What We Know About Rural Population Change in the Last 10 Years
Highly nuanced deep-dives into rural census data and trend line reporting are some of my favorite things about the Daily Yonder. The Yonder’s Editor, Tim Marema, continues to keep his keen eye on the numbers, helping to make the recently released 2020 Census understandable for the masses who care about rural policy, rural issues, rural demographic change, rural population trends, etc.
In one of his latest articles, Marema documents the change in population in rural counties with farming-dependent economies versus other county types between 2010 and 2020. And while I don’t figure it’s that important necessarily if a county gains or loses a small percentage of residents every ten years, the larger trends are worth paying attention to over time.
Rural farming counties losing population occurred primarily in the Great Plains and Corn Belt, continuing a many-decade trend in that direction. Farming-dependent counties had the highest percentage of population loss (in terms of percent of rural counties that either gained or lost population) when compared with mining, manufacturing, federal/state government, nonspecialized and recreation counties.
An interesting twist I’d add to this analysis is that this loss of population came as farm income was actually fairly strong during the same period. While many farmers have struggled financially during the past decade (myself included), the USDA’s Economic Research Service reports that lots of farmers had numerous years with higher-than-average farm income. So even with many incomes up (see below), farm counties are losing folks.
Rural counties with recreation economies, on the other hand, tended to grow their populations, though not in every case. Recreation counties are clustered primarily near water and mountain areas: in New England, coastal areas, the Great Lakes and Mountain West.
The fact that rural recreation counties are growing slightly doesn’t necessarily mean that all is well in these places. Recreation counties tend to have seasonal employment with low hourly pay, after all. And that can make earning a living tough in these areas, especially when it comes to finding affordable housing, child care and more.
Rural economic performance, just like the economy as a whole it turns out, is a mixed bag. Some places are doing decent, and many others continue to struggle. As the Keene Sentinel, a publication out of Keene, New Hampshire, put it recently “Challenges to Rural Community Depend On Location – While some high-amenity rural towns have seen a boom during Covid, under-resourced communities continue to struggle.”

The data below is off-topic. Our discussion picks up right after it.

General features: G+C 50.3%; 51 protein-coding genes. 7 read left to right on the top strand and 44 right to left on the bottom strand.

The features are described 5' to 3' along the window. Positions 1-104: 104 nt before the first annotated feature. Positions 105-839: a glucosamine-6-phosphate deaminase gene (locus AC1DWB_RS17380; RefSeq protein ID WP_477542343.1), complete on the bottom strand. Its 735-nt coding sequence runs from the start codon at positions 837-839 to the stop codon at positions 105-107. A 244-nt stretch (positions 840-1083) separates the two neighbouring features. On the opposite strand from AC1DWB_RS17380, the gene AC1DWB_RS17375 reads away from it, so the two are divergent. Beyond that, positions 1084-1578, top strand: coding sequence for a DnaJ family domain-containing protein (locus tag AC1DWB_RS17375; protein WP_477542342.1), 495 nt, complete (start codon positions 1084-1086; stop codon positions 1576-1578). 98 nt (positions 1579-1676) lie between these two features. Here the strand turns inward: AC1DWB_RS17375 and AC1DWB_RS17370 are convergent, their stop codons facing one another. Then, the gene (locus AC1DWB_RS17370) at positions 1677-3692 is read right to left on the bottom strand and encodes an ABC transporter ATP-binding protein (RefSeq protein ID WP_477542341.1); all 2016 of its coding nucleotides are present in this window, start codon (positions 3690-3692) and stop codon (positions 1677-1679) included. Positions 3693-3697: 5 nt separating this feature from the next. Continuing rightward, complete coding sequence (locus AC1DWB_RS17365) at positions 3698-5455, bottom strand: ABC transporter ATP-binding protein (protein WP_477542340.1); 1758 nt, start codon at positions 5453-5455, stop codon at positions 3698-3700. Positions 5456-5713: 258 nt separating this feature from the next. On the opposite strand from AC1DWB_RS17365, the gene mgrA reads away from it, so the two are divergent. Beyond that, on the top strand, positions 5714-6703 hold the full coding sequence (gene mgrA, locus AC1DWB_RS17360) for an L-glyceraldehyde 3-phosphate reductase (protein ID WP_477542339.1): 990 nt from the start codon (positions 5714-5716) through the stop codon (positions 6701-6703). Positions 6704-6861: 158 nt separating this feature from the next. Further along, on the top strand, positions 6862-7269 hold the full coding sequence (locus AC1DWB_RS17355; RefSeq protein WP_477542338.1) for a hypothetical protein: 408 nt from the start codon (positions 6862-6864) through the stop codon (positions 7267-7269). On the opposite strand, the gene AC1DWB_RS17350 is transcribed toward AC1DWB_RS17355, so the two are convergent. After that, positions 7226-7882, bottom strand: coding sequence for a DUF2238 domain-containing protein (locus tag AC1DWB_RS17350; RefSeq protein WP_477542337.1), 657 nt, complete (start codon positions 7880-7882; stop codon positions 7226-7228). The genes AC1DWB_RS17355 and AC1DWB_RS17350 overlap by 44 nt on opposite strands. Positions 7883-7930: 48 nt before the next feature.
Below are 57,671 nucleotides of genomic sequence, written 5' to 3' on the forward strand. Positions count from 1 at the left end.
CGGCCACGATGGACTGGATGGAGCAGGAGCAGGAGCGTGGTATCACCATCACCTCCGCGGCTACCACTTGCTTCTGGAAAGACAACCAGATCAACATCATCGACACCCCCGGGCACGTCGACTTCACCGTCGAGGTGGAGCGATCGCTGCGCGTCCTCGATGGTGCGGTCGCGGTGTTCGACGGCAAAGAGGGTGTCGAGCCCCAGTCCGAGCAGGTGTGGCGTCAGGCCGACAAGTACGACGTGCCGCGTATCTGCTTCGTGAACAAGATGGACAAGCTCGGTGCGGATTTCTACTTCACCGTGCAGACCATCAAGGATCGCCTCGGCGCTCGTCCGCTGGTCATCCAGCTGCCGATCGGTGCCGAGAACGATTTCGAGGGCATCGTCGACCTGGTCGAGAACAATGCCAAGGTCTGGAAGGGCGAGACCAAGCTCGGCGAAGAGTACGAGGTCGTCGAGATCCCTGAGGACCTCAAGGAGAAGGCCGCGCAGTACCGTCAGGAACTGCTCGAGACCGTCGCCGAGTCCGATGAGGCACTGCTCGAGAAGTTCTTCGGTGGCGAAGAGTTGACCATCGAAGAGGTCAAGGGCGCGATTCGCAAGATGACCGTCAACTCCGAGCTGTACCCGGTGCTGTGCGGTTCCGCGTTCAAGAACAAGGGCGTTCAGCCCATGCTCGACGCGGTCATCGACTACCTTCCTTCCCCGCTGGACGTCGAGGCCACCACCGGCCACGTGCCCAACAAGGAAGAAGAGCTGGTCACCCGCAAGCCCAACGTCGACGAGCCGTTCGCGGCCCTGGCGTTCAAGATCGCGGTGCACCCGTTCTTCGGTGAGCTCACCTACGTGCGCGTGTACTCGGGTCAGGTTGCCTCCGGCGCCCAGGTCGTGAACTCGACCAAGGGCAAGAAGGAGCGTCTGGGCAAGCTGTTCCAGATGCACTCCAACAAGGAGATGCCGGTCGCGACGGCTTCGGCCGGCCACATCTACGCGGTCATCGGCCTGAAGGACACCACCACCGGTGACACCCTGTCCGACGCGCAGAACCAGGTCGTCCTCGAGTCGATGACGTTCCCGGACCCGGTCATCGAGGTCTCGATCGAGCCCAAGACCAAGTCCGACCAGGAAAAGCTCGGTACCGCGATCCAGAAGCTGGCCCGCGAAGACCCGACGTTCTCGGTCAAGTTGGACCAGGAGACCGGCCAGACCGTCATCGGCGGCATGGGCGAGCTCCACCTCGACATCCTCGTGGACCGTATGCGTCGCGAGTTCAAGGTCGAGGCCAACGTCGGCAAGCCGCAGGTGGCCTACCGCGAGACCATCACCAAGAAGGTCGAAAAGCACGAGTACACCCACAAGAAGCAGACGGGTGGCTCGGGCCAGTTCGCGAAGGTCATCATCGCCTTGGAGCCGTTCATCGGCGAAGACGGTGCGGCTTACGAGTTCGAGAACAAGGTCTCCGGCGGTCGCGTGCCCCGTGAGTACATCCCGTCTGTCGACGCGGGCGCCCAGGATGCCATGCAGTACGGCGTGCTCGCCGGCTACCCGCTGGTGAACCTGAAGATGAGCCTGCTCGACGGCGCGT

Couldn’t have said it better myself.
Rural Reading List
On the docket this week is some high quality reporting on Southern Oregon’s economic potential, a conversation about building more democratic energy systems in Tennessee, an update on the $3.5 trillion reconciliation package and a look at the decaying hippie communes of Northern California. Enjoy:
Come for the words, but stay for the photography delivered by Daily Yonder assistant editor, Jan Pytalski.
More on the need for reforming rural electric cooperatives.
In-the-know agriculture reporter, DTN’s Chris Clayton, dishes on the House Agriculture Committee’s progress in delivering on President Biden’s Build Back Better Agenda in rural areas.
What more could a person ask for in a story than rotting huts, beautiful photography and reflections from a bunch of old timers who headed back to the land fifty years ago?
One More Thing: White House Weighs in on Corporate Control of the Meat Industry
The Biden Administration released a fairly comprehensive briefing last week, tying meat packing industry concentration to price gouging. The brief includes lots of excellent information and data.
The language and rhetoric is standard stuff from the anti-concentration, pro-competition family farm movement calling for more aggressive antitrust enforcement. What’s missing at this point is a clear plan and actionable steps the administration will take to actually do something about corporate power in agriculture and food. We’ll see if the rhetoric leads to delivering real change, and if that matters for voters in 2022 and 2024.
What is clear is that the four main meat processing companies (JBS, Smithfield, Tyson and Cargill) are spending big on lobbying efforts these days. According to OpenSecrets.org, which tracks campaign and lobbying expenditures, the “meat processing and products industry has already spent nearly $2.1 million on lobbying in 2021 and is on pace to match or beat its 2020 lobbying spend of $4.1 million.”
Though the meat lobby donates to members of both parties, OpenSecrets documents a clear partisan lean for the industry favoring Republican candidates, particularly in the 2012 and 2020 election cycles.